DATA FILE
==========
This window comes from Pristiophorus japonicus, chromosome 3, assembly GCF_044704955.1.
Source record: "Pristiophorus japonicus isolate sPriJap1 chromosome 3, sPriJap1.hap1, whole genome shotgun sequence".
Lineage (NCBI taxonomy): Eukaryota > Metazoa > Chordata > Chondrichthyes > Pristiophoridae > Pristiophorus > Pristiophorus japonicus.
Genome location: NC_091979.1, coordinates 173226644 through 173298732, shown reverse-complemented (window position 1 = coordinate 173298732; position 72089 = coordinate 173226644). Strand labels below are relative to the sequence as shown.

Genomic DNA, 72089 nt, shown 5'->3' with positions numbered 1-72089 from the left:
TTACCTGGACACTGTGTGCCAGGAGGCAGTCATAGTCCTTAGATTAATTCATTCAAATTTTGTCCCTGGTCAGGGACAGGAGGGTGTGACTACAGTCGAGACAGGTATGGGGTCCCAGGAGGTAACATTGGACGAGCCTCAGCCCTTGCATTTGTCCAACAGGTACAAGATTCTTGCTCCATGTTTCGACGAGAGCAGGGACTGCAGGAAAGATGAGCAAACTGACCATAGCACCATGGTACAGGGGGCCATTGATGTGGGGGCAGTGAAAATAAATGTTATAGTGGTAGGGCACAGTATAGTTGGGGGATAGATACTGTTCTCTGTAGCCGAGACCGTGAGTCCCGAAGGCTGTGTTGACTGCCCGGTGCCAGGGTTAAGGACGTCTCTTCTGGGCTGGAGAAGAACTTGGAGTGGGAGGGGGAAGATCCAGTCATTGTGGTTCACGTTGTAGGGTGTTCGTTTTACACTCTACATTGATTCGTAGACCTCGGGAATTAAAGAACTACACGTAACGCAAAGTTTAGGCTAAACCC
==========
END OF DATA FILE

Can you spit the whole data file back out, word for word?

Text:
This window comes from Pristiophorus japonicus, chromosome 3, assembly GCF_044704955.1.
Source record: "Pristiophorus japonicus isolate sPriJap1 chromosome 3, sPriJap1.hap1, whole genome shotgun sequence".
Lineage (NCBI taxonomy): Eukaryota > Metazoa > Chordata > Chondrichthyes > Pristiophoridae > Pristiophorus > Pristiophorus japonicus.
Genome location: NC_091979.1, coordinates 173226644 through 173298732, shown reverse-complemented (window position 1 = coordinate 173298732; position 72089 = coordinate 173226644). Strand labels below are relative to the sequence as shown.

Genomic DNA, 72089 nt, shown 5'->3' with positions numbered 1-72089 from the left:
TTACCTGGACACTGTGTGCCAGGAGGCAGTCATAGTCCTTAGATTAATTCATTCAAATTTTGTCCCTGGTCAGGGACAGGAGGGTGTGACTACAGTCGAGACAGGTATGGGGTCCCAGGAGGTAACATTGGACGAGCCTCAGCCCTTGCATTTGTCCAACAGGTACAAGATTCTTGCTCCATGTTTCGACGAGAGCAGGGACTGCAGGAAAGATGAGCAAACTGACCATAGCACCATGGTACAGGGGGCCATTGATGTGGGGGCAGTGAAAATAAATGTTATAGTGGTAGGGCACAGTATAGTTGGGGGATAGATACTGTTCTCTGTAGCCGAGACCGTGAGTCCCGAAGGCTGTGTTGACTGCCCGGTGCCAGGGTTAAGGACGTCTCTTCTGGGCTGGAGAAGAACTTGGAGTGGGAGGGGGAAGATCCAGTCATTGTGGTTCACGTTGTAGGGTGTTCGTTTTACACTCTACATTGATTCGTAGACCTCGGGAATTAAAGAACTACACGTAACGCAAAGTTTAGGCTAAACCC